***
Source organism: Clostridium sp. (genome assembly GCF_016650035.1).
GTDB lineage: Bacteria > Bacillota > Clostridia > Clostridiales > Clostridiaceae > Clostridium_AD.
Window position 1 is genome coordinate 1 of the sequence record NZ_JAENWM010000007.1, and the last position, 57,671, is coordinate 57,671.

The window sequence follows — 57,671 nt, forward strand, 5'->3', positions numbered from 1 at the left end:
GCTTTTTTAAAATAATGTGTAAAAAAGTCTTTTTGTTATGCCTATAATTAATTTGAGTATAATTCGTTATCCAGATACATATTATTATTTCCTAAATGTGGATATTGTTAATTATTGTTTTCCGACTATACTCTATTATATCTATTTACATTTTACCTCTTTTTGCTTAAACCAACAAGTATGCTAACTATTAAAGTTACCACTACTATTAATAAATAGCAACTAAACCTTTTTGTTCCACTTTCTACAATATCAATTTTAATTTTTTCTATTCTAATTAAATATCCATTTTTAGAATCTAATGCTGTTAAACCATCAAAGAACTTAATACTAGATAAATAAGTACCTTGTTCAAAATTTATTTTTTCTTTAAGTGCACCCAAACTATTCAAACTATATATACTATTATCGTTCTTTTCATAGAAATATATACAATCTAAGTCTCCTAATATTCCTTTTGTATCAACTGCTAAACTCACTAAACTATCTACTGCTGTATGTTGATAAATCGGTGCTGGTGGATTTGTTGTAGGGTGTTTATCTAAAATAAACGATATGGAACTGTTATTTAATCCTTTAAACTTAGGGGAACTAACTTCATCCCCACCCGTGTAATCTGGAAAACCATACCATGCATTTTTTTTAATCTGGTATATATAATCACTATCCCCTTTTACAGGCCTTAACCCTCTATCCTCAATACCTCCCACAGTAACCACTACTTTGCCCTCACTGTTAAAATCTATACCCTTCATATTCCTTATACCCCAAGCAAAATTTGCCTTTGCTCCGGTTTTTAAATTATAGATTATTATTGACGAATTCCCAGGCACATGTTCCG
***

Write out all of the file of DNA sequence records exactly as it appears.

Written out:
Source organism: Clostridium sp. (genome assembly GCF_016650035.1).
GTDB lineage: Bacteria > Bacillota > Clostridia > Clostridiales > Clostridiaceae > Clostridium_AD.
Window position 1 is genome coordinate 1 of the sequence record NZ_JAENWM010000007.1, and the last position, 57,671, is coordinate 57,671.

The window sequence follows — 57,671 nt, forward strand, 5'->3', positions numbered from 1 at the left end:
GCTTTTTTAAAATAATGTGTAAAAAAGTCTTTTTGTTATGCCTATAATTAATTTGAGTATAATTCGTTATCCAGATACATATTATTATTTCCTAAATGTGGATATTGTTAATTATTGTTTTCCGACTATACTCTATTATATCTATTTACATTTTACCTCTTTTTGCTTAAACCAACAAGTATGCTAACTATTAAAGTTACCACTACTATTAATAAATAGCAACTAAACCTTTTTGTTCCACTTTCTACAATATCAATTTTAATTTTTTCTATTCTAATTAAATATCCATTTTTAGAATCTAATGCTGTTAAACCATCAAAGAACTTAATACTAGATAAATAAGTACCTTGTTCAAAATTTATTTTTTCTTTAAGTGCACCCAAACTATTCAAACTATATATACTATTATCGTTCTTTTCATAGAAATATATACAATCTAAGTCTCCTAATATTCCTTTTGTATCAACTGCTAAACTCACTAAACTATCTACTGCTGTATGTTGATAAATCGGTGCTGGTGGATTTGTTGTAGGGTGTTTATCTAAAATAAACGATATGGAACTGTTATTTAATCCTTTAAACTTAGGGGAACTAACTTCATCCCCACCCGTGTAATCTGGAAAACCATACCATGCATTTTTTTTAATCTGGTATATATAATCACTATCCCCTTTTACAGGCCTTAACCCTCTATCCTCAATACCTCCCACAGTAACCACTACTTTGCCCTCACTGTTAAAATCTATACCCTTCATATTCCTTATACCCCAAGCAAAATTTGCCTTTGCTCCGGTTTTTAAATTATAGATTATTATTGACGAATTCCCAGGCACATGTTCCG